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Amendment V

Document 18

Lindsay v. Commissioners

2 Bay 38 S.C. 1796

Judges Grimke and Bay were of opinion, that the motion for the prohibition ought to be refused. They considered the act in question as authorized by the fundamental principles of society. That the authority of the state, as laid down by eminent civilians and jurists, to appropriate a portion of the soil of every country for public roads and highways, was one of the original rights of sovereignty, retained by the supreme power of every community at its formation, and like the power of laying on, and collecting taxes, paramount to all private rights; or in other words, that all private rights were held and enjoyed, subject to this condition.

That it was by the means of these roads and highways, that the citizens of the country had a convenient communication from one extremity of it to another; and between the intermediate towns and public places in the interior of it. It was along them also, that the citizens assembled with convenience and despatch in times of danger and alarm, for defense and protection; and along these, the productions of the country were conveyed to a market, and the produce of the soil was rendered valuable. It was therefore a matter of primary importance, that the power of making and laying off these avenues of great public convenience, and keeping them in repair, should for ever be vested in the supreme legislative body of every nation and commonwealth on earth. That the legislature of South Carolina, had exercised this power and authority, from the first establishment of civil government in it, to the present day. They therefore considered it, as much a part of the common law of South Carolina, as any other part of that great and valuable system.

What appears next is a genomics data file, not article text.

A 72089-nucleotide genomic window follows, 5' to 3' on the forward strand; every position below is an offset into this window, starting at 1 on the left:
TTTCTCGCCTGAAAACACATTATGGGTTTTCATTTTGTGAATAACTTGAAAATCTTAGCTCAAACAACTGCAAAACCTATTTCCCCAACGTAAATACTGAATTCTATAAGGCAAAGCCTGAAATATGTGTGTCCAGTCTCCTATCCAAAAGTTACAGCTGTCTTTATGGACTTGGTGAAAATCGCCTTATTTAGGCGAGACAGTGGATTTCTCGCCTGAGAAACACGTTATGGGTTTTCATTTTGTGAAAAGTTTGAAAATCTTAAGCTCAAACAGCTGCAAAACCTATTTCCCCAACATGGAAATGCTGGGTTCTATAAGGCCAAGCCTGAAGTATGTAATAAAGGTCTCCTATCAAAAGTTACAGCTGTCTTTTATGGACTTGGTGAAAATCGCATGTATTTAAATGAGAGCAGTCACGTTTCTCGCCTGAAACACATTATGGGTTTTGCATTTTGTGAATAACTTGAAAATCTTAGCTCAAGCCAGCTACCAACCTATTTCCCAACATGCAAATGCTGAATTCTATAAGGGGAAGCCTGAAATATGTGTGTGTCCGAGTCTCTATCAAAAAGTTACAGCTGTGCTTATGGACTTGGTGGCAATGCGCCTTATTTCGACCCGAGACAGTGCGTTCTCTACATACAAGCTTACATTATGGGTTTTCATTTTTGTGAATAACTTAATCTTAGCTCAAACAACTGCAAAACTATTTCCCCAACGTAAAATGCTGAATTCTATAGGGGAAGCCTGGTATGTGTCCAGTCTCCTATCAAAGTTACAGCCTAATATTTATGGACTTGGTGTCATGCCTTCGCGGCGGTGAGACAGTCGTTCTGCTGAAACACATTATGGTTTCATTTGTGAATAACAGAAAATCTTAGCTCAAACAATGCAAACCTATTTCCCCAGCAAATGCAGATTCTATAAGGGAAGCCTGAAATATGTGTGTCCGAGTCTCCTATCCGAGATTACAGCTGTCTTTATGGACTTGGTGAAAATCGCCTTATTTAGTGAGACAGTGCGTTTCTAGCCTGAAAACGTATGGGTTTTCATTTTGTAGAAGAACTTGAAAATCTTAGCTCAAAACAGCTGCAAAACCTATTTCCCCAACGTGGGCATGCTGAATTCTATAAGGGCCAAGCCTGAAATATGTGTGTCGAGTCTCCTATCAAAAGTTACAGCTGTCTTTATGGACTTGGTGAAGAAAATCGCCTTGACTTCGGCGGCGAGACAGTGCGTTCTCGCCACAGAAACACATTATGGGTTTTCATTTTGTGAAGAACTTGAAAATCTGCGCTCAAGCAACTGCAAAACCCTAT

That it was neither against magna charta, nor the state constitution, but part of the lex terrae, which both meant to defend and protect. The so much celebrated magna charta of Great Britain, was not a concession of rights and privileges, which had no previous existence; but a restoration, and confirmation of those, which had been usurped, or had fallen into disuse. It was therefore only declaratory of the well known and established laws of the kingdom.